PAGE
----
beta-Carboline

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β-Carboline
Beta-Carboline.svg
Identifiers
CAS number 244-63-3 YesY
PubChem 64961
ChemSpider 58486 YesY
MeSH norharman
ChEBI CHEBI:109895 YesY
ChEMBL CHEMBL275224 YesY
Jmol-3D images Image 1
Properties
Molecular formula C11H8N2
Molar mass 168.20 g/mol
Except where noted otherwise, data are given for materials in their standard state (at 25 °C (77 °F), 100 kPa)
 YesY (verify) (what is: YesY/N?)
Infobox references

β-Carboline (9H-pyrido[3,4-b]indole), also known as norharmane, is a nitrogen containing heterocycle. It is also the prototype of a class of compounds known as β-carbolines.

Pharmacology[edit]

β-Carboline alkaloids are widespread in plants and animals, and frequently act as benzodiazepine inverse agonists. As components of the liana Banisteriopsis caapi, the β-carbolines harmine, harmaline, and tetrahydroharmine play a pivotal role in the pharmacology of the indigenous psychedelic drug ayahuasca by preventing the breakdown of dimethyltryptamine in the gut by inhibiting monoamine oxidase, thus making it psychoactive upon oral administration. Some β-carbolines, notably tryptoline and pinoline, are formed naturally in the human body. The latter is implicated along with melatonin in the role of the pineal gland in regulating the sleep-wake cycle.[citation needed] β-carboline is a benzodiazepine receptor inverse agonist and can therefore have convulsive, anxiogenic and memory enhancing effects.[1]

Structure[edit]

β-Carboline belongs to the group of indole alkaloids and consist of pyridine ring that is fused to an indole skeleton.[2] The structure of β-carboline is similar to that of tryptamine, with the ethylamine chain re-connected to the indole ring via an extra carbon atom, to produce a three-ringed structure. The biosynthesis of β-carbolines is believed to follow this route from analogous tryptamines.[3] Different levels of saturation are possible in the third ring, which is indicated here in the structural formula by colouring the optionally double bonds red and blue:

Substituted beta-carbolines (structural formula)

Examples of β-carbolines[edit]

Some of the more important β-carbolines are tabulated by structure below.

Short Name
Red Bond
Blue Bond
R1 R6 R7 Structure
β-Carboline
×
×
H
H
H
β-Carboline
Tryptoline    
H
H
H
Tryptoline
Pinoline    
H
OCH3
H
Pinoline
Harmane
×
 
CH3
H
H
Harmane
Harmine
×
×
CH3
H
OCH3
Harmine
Harmaline
×
 
CH3
H
OCH3
Harmaline
Tetrahydroharmine    
CH3
H
OCH3
Tetrahydroharmine

Occurrence in nature[edit]

Eight plant families are known to express 64 different kinds of β-carboline alkaloids. By dry weight, the seeds of Peganum harmala (Syrian Rue) contain between 0.16%[4] and 5.9%[5] β-carboline alkaloids.

As a result of the presence of β-carbolines in the cuticle of scorpions, their skin is known to fluoresce when exposed to certain wavelengths of ultraviolet light such as that produced by a blacklight.[6]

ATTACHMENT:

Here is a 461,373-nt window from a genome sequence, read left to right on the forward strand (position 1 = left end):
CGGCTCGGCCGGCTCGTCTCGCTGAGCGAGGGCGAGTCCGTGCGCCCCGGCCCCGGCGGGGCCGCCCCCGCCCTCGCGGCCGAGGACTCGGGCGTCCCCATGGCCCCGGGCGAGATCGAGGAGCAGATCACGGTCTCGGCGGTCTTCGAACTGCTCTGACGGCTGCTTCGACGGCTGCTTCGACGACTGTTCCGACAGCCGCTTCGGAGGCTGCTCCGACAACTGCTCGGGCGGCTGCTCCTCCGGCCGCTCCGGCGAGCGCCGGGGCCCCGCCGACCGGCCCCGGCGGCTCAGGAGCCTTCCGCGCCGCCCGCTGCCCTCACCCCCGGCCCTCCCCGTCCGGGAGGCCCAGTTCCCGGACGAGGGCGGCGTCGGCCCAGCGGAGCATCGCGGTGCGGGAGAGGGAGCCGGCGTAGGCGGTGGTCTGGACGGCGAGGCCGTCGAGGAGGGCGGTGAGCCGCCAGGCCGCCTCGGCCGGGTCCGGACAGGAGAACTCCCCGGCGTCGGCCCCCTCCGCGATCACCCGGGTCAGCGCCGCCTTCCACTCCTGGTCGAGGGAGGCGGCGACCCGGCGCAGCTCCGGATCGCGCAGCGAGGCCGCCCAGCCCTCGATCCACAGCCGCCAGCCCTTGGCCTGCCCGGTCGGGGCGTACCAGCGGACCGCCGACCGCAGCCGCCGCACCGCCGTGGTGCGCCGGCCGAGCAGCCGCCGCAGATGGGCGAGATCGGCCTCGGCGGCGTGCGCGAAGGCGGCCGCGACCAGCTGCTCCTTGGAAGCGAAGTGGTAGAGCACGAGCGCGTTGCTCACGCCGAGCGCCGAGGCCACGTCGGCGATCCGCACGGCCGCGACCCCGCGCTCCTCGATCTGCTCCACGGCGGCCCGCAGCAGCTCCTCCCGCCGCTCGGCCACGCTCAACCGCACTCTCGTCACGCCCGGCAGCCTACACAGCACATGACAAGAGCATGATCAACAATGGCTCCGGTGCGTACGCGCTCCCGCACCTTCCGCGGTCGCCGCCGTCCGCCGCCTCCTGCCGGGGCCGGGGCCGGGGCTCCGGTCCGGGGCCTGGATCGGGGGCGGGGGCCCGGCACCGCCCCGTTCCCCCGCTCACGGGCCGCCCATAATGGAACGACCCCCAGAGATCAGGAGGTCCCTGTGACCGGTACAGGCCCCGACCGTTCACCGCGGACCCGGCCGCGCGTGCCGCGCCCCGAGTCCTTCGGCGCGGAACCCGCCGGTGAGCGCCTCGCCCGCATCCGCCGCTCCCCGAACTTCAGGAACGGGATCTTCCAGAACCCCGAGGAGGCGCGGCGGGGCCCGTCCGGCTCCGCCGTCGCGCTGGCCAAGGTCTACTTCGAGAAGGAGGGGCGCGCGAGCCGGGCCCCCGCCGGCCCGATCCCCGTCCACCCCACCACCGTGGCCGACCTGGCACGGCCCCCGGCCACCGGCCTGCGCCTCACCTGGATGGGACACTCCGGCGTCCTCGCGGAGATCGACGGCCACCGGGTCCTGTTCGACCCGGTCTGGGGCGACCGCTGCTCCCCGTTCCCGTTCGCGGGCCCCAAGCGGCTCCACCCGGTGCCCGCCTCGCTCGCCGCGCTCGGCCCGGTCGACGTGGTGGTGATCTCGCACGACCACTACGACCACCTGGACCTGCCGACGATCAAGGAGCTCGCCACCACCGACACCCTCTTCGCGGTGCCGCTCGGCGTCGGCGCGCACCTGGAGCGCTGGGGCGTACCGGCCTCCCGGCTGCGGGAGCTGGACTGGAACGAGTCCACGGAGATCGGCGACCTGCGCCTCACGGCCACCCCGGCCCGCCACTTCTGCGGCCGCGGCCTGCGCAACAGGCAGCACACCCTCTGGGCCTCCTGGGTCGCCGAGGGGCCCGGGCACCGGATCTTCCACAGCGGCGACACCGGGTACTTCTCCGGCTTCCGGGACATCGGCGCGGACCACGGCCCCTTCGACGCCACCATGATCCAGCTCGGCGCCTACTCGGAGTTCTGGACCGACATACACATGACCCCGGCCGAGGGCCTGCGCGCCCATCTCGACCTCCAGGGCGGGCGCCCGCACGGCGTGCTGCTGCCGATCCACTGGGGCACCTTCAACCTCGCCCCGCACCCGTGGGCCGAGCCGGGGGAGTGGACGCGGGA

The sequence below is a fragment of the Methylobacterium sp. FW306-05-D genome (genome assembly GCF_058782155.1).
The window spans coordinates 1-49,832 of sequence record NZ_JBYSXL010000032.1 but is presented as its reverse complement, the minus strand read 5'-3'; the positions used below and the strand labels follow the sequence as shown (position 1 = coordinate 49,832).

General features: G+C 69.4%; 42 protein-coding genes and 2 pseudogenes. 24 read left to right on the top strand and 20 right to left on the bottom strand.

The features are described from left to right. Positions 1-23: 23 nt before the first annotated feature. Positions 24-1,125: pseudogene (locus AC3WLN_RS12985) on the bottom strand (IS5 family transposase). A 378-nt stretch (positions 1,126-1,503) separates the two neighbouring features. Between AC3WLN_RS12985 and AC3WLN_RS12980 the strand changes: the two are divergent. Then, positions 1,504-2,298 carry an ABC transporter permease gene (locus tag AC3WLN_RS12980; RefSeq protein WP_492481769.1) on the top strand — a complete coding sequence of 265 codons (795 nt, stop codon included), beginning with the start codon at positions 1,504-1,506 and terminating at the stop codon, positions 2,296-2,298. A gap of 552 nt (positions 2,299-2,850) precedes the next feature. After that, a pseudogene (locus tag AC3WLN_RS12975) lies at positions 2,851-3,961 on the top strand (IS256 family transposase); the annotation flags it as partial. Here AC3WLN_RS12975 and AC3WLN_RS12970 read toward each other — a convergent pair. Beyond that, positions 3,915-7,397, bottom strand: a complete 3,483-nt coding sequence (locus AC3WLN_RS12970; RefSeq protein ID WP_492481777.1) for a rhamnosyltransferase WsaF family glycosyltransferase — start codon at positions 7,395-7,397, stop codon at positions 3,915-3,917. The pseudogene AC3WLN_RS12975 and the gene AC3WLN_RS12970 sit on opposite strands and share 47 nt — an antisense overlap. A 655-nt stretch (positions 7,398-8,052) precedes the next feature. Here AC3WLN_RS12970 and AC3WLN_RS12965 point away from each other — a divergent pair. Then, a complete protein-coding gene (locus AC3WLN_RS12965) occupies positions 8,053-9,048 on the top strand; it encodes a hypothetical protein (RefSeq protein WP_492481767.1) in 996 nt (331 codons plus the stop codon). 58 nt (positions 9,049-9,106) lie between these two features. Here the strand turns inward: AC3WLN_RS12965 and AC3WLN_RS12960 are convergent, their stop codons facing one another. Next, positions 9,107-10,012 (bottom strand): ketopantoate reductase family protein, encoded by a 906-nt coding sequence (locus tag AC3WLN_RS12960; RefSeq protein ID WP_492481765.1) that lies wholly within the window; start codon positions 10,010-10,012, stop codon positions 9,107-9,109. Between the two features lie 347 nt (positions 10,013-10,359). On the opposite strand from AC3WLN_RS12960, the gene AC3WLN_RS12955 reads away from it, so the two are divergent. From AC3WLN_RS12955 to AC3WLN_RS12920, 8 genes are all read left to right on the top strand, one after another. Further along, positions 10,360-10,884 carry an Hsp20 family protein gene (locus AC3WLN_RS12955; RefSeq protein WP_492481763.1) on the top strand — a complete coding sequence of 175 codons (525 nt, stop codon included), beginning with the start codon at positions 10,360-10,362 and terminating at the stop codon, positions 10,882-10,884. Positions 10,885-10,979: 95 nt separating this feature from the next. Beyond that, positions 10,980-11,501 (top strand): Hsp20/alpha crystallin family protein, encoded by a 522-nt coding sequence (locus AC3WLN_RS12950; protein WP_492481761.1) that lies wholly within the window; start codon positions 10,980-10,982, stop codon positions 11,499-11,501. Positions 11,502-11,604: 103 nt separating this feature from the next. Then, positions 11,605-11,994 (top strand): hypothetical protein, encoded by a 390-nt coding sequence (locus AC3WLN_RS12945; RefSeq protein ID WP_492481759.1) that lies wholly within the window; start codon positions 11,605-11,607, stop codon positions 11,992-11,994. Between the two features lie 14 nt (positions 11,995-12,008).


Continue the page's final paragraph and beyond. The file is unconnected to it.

A group of β-carboline derivatives, termed eudistomins were extracted from ascidians (marine tunicates of the family Ascidiacea), like Ritterella sigillinoides,[7] Lissoclinum fragile [8] or Pseudodistoma aureum.[9] Nostocarboline was isolated from freshwater cyanobacterium.

See also[edit]

References[edit]

  1. ^ Venault P, Chapouthier G (2007). "From the behavioral pharmacology of beta-carbolines to seizures, anxiety, and memory". ScientificWorldJournal 7: 204–23. doi:10.1100/tsw.2007.48. PMID 17334612. 
  2. ^ The Encyclopedia of Psychoactive Plants: Ethnopharmacology and its Applications. Ratsch, Christian. Park Street Press c. 2005
  3. ^ Baiget, Jessica; Llona-Minguez, Sabin; Lang, Stuart; MacKay, Simon P; Suckling, Colin J; Sutcliffe, Oliver B (2011). "Manganese dioxide mediated one-pot synthesis of methyl 9H-pyrido[3,4-b]indole-1-carboxylate: Concise synthesis of alangiobussinine". Beilstein Journal of Organic Chemistry 7: 1407–11. doi:10.3762/bjoc.7.164. PMC 3201054. PMID 22043251. 
  4. ^ Hemmateenejad B, Abbaspour A, Maghami H, Miri R, Panjehshahin MR (Aug 2006). "Partial least squares-based multivariate spectral calibration method for simultaneous determination of beta-carboline derivatives in Peganum harmala seed extracts". Anal Chim Acta 575 (2): 290–9. doi:10.1016/j.aca.2006.05.093. PMID 17723604. 
  5. ^ Herraiz T, González D, Ancín-Azpilicueta C, Arán VJ, Guillén H. (2010). "beta-Carboline alkaloids in Peganum harmala and inhibition of human monoamine oxidase (MAO)". Food Chem Toxicol. 48 (3): 839–43. doi:10.1016/j.fct.2009.12.019. PMID 20036304. 
  6. ^ Stachel SJ, Stockwell SA, Van Vranken DL (August 1999). "The fluorescence of scorpions and cataractogenesis". Chem. Biol. 6 (8): 531–9. doi:10.1016/S1074-5521(99)80085-4. PMID 10421760. 
  7. ^ Lake RJ, Blunt JW, Munro MHG (1989). "Eudistomins From the New Zealand Ascidian Ritterella sigillinoides". Aust. J. Chem. 42 (7): 1201–1206. doi:10.1071/CH9891201. 
  8. ^ Badre A, Boulanger A, Abou-Mansour E, Banaigs B, Combaut G, Francisco C (April 1994). "Eudistomin U and Isoeudistomin U, New Alkaloids from the Caribbean Ascidian Lissoclinum fragile". J. Nat. Prod. 57 (4): 528–533. doi:10.1021/np50106a016. 
  9. ^ Davis RA, Carroll AR, Quinn RJ (June 1998). "Eudistomin V, a New β-Carboline from the Australian Ascidian Pseudodistoma aureum". J. Nat. Prod. 61 (7): 959–960. doi:10.1021/np9800452. 

External links[edit]